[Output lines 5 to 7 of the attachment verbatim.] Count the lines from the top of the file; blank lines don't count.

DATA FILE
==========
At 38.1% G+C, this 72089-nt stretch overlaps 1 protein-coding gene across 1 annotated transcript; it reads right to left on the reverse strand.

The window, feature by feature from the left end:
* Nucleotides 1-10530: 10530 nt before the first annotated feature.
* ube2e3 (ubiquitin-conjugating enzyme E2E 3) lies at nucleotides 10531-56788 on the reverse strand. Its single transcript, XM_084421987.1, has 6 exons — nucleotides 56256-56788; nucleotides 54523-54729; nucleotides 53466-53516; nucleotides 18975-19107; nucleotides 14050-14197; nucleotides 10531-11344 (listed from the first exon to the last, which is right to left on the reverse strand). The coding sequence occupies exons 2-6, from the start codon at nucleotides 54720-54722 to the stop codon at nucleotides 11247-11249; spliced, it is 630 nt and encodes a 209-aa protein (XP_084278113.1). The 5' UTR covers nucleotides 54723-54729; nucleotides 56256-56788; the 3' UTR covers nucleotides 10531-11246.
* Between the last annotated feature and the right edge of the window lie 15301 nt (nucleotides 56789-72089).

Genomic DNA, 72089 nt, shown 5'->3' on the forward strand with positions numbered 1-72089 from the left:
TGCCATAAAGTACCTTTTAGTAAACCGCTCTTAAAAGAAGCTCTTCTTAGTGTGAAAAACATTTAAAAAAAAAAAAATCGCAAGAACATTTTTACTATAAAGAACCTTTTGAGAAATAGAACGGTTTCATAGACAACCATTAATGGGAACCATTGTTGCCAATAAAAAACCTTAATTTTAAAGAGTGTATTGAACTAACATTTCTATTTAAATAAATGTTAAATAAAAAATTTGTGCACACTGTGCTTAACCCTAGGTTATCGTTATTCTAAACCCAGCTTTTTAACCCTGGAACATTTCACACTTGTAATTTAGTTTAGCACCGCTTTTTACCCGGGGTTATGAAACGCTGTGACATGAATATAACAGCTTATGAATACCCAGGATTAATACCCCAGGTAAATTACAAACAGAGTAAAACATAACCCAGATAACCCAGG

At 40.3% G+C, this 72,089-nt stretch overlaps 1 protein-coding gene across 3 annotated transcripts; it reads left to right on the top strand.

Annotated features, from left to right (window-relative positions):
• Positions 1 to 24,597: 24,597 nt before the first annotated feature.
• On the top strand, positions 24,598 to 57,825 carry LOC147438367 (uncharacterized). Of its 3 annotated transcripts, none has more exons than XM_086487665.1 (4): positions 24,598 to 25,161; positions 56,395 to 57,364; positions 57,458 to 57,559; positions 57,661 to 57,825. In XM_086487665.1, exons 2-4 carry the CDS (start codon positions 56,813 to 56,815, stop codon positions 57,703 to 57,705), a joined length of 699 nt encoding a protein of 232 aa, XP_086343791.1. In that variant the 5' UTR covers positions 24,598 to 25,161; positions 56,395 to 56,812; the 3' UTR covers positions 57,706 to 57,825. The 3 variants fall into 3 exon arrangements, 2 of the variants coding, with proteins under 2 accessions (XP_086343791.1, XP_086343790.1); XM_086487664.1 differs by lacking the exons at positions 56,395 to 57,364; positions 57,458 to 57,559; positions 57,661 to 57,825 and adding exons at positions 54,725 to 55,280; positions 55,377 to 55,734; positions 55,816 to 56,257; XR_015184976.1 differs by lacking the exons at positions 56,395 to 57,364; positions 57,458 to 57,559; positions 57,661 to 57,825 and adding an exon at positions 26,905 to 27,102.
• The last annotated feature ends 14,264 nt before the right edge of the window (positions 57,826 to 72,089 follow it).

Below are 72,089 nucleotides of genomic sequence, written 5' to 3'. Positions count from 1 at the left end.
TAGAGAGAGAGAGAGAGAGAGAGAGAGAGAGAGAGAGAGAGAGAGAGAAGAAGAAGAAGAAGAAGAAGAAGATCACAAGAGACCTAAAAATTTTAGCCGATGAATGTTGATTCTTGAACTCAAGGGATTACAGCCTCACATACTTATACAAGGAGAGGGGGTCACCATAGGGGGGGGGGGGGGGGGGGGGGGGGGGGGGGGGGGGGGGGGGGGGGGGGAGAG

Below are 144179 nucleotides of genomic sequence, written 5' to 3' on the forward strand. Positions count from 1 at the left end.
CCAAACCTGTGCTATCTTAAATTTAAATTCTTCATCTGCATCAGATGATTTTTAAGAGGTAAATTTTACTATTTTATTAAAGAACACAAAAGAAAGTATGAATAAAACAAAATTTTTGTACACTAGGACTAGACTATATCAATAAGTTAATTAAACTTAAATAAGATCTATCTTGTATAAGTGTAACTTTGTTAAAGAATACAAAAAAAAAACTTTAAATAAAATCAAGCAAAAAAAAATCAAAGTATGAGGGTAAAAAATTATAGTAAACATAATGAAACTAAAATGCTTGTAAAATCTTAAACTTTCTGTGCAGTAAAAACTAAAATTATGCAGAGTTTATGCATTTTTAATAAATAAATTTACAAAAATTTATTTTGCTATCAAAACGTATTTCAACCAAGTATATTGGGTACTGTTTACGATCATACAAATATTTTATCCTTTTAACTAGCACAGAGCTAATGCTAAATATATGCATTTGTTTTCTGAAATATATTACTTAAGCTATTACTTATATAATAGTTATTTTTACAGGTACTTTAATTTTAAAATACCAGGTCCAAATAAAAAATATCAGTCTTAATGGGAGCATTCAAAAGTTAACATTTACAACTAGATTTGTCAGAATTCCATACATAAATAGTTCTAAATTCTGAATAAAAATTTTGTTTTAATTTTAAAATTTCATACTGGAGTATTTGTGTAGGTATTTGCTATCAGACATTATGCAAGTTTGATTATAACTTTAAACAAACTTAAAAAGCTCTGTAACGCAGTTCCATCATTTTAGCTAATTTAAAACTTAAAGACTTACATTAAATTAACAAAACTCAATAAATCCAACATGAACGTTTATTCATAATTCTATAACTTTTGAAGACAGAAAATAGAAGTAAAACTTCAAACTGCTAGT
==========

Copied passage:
* Between the last annotated feature and the right edge of the window lie 15301 nt (nucleotides 56789-72089).

Genomic DNA, 72089 nt, shown 5'->3' on the forward strand with positions numbered 1-72089 from the left:
TGCCATAAAGTACCTTTTAGTAAACCGCTCTTAAAAGAAGCTCTTCTTAGTGTGAAAAACATTTAAAAAAAAAAAAATCGCAAGAACATTTTTACTATAAAGAACCTTTTGAGAAATAGAACGGTTTCATAGACAACCATTAATGGGAACCATTGTTGCCAATAAAAAACCTTAATTTTAAAGAGTGTATTGAACTAACATTTCTATTTAAATAAATGTTAAATAAAAAATTTGTGCACACTGTGCTTAACCCTAGGTTATCGTTATTCTAAACCCAGCTTTTTAACCCTGGAACATTTCACACTTGTAATTTAGTTTAGCACCGCTTTTTACCCGGGGTTATGAAACGCTGTGACATGAATATAACAGCTTATGAATACCCAGGATTAATACCCCAGGTAAATTACAAACAGAGTAAAACATAACCCAGATAACCCAGG